Research News

New Strategy Boosts Electrocatalytic Ethylene Epoxidation to Ethylene Oxide

Posted: 2024-04-18

Ethylene oxide (EO) is a versatile chemical building block. It's currently produced through ethylene epoxidation over supported silver catalysts at 200–260 °C and 1–3 MPa using O2 as an oxygen source. This process produces substantial CO2 which originates from the complete oxidation of ethylene and elevated temperatures and pressures powered by fossil fuels.

Halide-mediated electrocatalytic ethylene epoxidation reaction under mild conditions offers a low-carbon and sustainable route for EO production. However, the strongly acidic, corrosive, and oxidative reaction environments lead to severe dissolution and deactivation of catalytic materials, even for noble metal catalysts.

Recently, a research team led by Profs. BAO Xinhe, WANG Guoxiong, and GAO Dunfeng from the Dalian Institute of Chemical Physics (DICP) of the Chinese Academy of Sciences (CAS) have proposed an inverse single-atom modulation strategy to develop active and stable catalysts for chloride-mediated electrocatalytic ethylene epoxidation to EO.

This study was published in Angewandte Chemie International Edition on Mar. 21.

Boosting electrocatalytic ethylene epoxidation by single atom modulation (Image by WANG Hanyu)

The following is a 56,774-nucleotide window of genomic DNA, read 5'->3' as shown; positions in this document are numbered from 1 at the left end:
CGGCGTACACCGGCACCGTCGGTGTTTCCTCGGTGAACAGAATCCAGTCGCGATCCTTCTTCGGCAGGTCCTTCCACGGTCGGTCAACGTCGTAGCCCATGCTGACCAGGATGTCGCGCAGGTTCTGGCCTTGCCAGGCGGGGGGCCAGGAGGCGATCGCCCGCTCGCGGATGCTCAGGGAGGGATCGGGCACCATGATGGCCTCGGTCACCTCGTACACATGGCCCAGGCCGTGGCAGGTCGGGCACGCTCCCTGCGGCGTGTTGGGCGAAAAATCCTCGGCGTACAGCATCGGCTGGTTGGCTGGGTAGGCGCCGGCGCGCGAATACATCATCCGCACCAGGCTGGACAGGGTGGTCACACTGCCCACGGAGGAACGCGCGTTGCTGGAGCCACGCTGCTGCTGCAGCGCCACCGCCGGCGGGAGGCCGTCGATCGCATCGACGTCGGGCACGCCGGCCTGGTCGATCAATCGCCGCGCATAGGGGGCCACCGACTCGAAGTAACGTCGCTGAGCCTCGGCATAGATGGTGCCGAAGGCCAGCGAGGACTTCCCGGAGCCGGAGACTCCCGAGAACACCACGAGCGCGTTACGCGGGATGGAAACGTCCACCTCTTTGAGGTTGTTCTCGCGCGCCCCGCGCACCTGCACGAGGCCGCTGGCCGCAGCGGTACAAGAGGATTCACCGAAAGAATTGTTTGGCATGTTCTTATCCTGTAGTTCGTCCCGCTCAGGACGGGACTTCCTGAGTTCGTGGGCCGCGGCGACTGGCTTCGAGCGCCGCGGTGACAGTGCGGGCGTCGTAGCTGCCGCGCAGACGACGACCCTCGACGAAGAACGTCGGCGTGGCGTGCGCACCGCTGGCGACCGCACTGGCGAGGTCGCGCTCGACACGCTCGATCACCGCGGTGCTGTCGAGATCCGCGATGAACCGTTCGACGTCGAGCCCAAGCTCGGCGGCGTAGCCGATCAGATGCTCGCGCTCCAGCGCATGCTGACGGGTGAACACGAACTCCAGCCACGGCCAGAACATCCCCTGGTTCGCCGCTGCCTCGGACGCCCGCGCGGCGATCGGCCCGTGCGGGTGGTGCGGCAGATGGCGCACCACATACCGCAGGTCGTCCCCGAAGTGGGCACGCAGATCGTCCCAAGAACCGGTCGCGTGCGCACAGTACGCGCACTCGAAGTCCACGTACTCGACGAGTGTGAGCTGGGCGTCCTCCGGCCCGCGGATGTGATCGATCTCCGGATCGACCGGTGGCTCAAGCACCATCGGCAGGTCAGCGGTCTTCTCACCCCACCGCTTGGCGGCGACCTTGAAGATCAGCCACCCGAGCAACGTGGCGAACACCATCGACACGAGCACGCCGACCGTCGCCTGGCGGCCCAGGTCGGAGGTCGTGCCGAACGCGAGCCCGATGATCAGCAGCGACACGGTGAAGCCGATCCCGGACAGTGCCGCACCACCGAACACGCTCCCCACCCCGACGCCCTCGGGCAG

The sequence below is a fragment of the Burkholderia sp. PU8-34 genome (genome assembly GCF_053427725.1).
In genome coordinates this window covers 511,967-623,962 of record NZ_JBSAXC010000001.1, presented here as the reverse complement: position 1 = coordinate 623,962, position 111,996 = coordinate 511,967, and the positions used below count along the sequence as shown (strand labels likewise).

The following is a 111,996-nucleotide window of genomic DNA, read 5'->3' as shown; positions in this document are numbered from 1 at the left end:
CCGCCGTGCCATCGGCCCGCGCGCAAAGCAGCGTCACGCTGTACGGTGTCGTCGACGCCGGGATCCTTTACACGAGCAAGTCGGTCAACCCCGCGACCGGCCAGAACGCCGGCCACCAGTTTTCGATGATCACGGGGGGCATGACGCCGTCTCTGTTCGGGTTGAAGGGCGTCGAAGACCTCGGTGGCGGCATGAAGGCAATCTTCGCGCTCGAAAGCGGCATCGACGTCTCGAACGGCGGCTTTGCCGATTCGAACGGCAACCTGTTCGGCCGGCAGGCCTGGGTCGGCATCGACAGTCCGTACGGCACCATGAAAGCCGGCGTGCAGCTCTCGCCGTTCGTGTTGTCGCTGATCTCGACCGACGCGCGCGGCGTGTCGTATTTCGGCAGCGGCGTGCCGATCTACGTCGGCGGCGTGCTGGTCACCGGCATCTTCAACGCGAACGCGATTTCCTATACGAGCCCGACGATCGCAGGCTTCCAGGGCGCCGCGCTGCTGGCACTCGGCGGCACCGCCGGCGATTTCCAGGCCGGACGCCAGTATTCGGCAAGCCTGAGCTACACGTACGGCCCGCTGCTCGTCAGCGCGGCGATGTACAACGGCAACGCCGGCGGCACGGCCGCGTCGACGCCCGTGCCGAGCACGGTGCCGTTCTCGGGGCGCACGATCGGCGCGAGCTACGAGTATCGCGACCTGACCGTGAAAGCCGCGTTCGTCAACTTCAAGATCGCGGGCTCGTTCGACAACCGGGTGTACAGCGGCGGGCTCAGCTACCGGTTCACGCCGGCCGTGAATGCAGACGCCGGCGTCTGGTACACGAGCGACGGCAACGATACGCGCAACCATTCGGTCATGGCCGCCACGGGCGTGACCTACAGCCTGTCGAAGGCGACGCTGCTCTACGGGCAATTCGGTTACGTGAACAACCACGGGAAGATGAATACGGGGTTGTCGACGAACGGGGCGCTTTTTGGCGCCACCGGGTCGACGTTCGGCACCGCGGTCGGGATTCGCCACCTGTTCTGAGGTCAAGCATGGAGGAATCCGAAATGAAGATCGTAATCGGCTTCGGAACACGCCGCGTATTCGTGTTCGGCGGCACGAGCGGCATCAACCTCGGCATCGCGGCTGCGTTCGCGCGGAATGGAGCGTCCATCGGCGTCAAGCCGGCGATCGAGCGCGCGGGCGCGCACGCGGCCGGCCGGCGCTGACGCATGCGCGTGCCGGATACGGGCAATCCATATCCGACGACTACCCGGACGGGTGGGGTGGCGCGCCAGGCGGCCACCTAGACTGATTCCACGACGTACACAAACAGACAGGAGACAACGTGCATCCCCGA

The researchers developed a single-atom Ru-doped KIr4O8 (KIrRuO) nanowire catalyst by substituting a portion of Ir atoms in the hollandite structure KIr4O8 with doped Ru atoms. The KIrRuO catalyst exhibited an EO partial current density of up to 0.7 A/cm2 and an EO yield as high as 92%.

The impressive ethylene epoxidation performance was ascribed to the modulation of electronic structures of adjacent Ir sites by single Ru atoms, which stabilized the *CH2CH2OH intermediate and facilitates the formation of active Cl2 species during the generation of 2-chloroethanol, the precursor of EO.

"Our work provides a single-atom modulation strategy for tuning the reactivity of adjacent metal sites in heterogeneous electrocatalysts," said Prof. GAO.

"This work also expands reaction routes for the electrocatalytic conversion of carbon-based resources," said Prof. WANG.

The above work was supported by the National Key R&D Program of China, the National Natural Science Foundation of China, the Liao Ning Revitalization Talents Program, and the Youth Innovation Fund of DICP.